Monday, August 16, 2010

Summer Holidays: Play in a week with Firefly Arts

Just before we went on holiday, Anna did Firefly Art's Play in a Week course. In just 24 hours across 4 days, her group of 14 children wrote, produced and rehearsed a 20 minute play. Then, on the Friday, they met with 2 other groups from West Lothian and all 3 plays were performed at Howden Park Centre in Livingston.

The 3 plays were all completely different. The Livingston group portrayed a young girl whose parents were going through a divorce. She found her friends' obsessions with boys, diet and clothes vacuous in comparison to her traumas and ran away, returning to give her mother support in the end.  Linlithgow added a touch of the supernatural with some dramatic psychics helping to investigate the disappearance of local children. Anna's group, which had been based in Bathgate, covered the Second World War. Two modern day schoolchildren, wondering how to find something interesting about the war, listened as the librarian told stories which were enacted on stage by the others.  It wasn't always historically accurate, but I liked the empathy that the play expressed with what people were going through - families being split up, the effects of rationing, children having to abide by the curfew and help observe the blackouts.  Anna did her first ever solo singing performance at the end with one verse of "Pack up your troubles in your old kit bag".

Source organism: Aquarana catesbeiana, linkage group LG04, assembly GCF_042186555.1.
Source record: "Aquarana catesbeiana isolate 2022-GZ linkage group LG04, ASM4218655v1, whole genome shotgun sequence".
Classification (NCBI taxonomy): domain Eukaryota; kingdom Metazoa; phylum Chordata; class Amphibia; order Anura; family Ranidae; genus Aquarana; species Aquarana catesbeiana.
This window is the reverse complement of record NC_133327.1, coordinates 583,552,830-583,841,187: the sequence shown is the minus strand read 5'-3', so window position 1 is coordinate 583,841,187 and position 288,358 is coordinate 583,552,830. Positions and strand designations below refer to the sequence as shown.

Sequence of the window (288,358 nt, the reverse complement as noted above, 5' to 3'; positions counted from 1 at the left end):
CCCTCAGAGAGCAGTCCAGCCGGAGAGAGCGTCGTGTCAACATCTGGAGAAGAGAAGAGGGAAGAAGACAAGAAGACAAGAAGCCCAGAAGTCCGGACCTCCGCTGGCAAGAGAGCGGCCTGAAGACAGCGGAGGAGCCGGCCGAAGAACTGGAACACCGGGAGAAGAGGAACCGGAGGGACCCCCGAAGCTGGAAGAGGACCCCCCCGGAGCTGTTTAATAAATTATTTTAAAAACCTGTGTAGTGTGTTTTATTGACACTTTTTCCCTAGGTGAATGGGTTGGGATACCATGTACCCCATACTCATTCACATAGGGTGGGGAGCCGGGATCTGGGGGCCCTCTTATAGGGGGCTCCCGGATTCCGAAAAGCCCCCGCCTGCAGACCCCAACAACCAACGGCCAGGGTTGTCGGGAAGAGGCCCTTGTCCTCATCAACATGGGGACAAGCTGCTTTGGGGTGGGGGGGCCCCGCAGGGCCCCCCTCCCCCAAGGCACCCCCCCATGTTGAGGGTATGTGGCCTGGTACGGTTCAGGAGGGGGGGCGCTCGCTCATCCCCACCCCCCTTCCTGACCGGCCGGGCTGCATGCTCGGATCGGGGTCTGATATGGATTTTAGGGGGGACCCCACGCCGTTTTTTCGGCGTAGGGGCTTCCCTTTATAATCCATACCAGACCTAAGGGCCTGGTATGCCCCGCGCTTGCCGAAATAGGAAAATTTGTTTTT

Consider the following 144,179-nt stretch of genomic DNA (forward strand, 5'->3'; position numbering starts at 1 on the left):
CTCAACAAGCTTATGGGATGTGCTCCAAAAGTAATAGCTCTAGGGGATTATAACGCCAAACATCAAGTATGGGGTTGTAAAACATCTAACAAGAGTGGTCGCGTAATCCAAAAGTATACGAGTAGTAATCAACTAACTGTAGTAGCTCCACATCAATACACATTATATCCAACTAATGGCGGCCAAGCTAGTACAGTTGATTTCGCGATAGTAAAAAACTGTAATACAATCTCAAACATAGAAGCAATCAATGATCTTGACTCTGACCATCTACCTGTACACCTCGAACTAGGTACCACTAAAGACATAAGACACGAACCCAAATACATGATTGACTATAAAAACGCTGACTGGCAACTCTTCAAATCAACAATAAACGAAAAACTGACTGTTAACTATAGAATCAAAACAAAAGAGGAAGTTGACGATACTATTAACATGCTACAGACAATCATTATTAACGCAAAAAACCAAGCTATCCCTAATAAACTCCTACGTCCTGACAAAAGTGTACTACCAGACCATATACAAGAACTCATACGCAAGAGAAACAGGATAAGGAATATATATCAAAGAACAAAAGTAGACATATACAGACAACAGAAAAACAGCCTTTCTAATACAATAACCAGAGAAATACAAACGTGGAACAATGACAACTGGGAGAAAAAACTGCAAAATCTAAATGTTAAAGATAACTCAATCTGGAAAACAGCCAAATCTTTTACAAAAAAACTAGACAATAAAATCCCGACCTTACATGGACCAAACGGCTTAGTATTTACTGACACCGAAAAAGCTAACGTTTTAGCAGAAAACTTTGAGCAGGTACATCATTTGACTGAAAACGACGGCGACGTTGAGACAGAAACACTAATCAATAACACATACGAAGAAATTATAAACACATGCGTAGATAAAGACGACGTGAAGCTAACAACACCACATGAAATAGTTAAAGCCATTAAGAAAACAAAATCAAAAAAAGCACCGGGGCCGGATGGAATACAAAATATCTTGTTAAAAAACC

She thoroughly enjoyed the experience. The skills that week developed are huge - from working in a team, to meeting deadlines, building confidence, encouraging creativity, organising a project - and all with total strangers. She gained much more in that week than the £30 that I paid out. I'm sure that the experience would have helped her cope calmly with the experience of a tv interview this week.

I had initially wanted to get her on Film in a Week, given that she's always making videos, but there were no places left by the time I'd found out about it. This involved a group of 20 or so children producing a 20 minute film which was also screened that night. They learned the technical side as well as developing the screenplay, which was about two rival tribes trying to find treasure chests and having to work together to do it.

Projects like this are really important for young people's development and they need to remain accessible. If we want the next generation to grow up competent and confident, then we can't allow public spending cuts to kill off opportunities like this for them, or confine them to being the privilege of the most affluent.

1 comment:

Paul Freeman said...

Those summer courses are really great aren't they. Our kids did a comic/drawing course and a crafts/metalworking course (we have abstract art made out of tennants lager cans!). The play course sounds really good, so hopefully it will be on next year.

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